Mental Health Relapse
People with serious mental illnesses, like schizoaffective disorder, depression, or schizophrenia, can have a good time and feel strong as long as their symptoms are managed. However, it is not uncommon for such people to experience occasional setbacks where their symptoms return, sometimes with more severity. These setbacks are called mental health relapses and often require inpatient management.
A relapse can be extremely frustrating, and multiple triggers can stimulate it, making it challenging to handle. However, by developing skills and healthy coping mechanisms, it is possible to avoid these setbacks and continue on the path of recovery.
Experts believe that many people who suffer from frequent relapses do so as a response to specific triggers. These triggers can be any location, experience, event, or individual that induces a heightened medical issue or brings back traumatic memories. With a little hard work and support, it is possible to identify triggers and work on preventing them in the future to minimise the risk of a relapse.
Some common mental health relapse triggers affecting most people include the following:
While everyone goes through stress daily, those with mental illness may find it more challenging to manage it. This added difficulty often triggers a relapse, especially if the stress is significant, sudden, or long-lasting. Stress can tax the body and the brain by constantly activating the fight-or-flight response, making it hard for an individual to maintain control. Moreover, stress alters the function of medication and how the body responds to it, further increasing the risk of relapse.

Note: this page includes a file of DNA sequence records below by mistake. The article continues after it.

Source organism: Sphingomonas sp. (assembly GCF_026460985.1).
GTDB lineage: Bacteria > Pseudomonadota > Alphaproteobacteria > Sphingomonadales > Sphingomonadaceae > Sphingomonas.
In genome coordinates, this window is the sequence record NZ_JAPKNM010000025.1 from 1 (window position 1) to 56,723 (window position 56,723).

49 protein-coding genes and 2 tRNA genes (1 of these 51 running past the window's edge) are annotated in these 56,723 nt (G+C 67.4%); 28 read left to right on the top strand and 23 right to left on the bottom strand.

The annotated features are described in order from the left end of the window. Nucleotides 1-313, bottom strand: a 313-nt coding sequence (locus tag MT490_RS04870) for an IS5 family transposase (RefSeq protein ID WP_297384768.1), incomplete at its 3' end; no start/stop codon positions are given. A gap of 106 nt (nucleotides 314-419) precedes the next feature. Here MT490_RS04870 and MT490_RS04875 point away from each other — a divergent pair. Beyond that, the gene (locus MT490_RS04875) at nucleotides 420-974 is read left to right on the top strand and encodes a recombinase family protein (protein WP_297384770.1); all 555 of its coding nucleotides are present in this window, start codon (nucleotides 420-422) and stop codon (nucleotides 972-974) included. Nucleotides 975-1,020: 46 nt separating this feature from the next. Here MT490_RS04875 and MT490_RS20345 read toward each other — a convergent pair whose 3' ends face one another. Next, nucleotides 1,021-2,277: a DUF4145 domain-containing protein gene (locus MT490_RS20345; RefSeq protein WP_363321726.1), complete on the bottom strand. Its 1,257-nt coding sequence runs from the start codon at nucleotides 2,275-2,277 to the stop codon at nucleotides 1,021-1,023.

Experiencing a divorce, breakup, or death of a loved one are some typical relationship triggers leading to a mental health relapse. A person with a mental health illness may find it challenging to navigate these stressful situations independently. While it is impossible to avoid such situations, consulting with a therapist to go through them healthily is advisable to prevent relapses.
Setting unrealistic examples can quickly generate problems for anyone with a mental health illness. If you are hoping for a positive outcome and things do not go as planned, your mood may drop. These unmet expectations can relate to relationships, school, jobs, or simple tasks of everyday life. Irrespective of what’s causing them, unrealistic expectations can make coping with reality extremely challenging.
Those who use alcohol or drugs while taking medications for a mental issue may find it challenging to control relapses. Substance abuse can alter brain chemistry, so controlling outcomes becomes extremely difficult. Many people start using substances because their current treatment plans make them more vulnerable to additional mental difficulty. Nevertheless, consuming a mood-altering substance while getting treatment for a mental issue is a warning sign of relapse, and you must seek help immediately.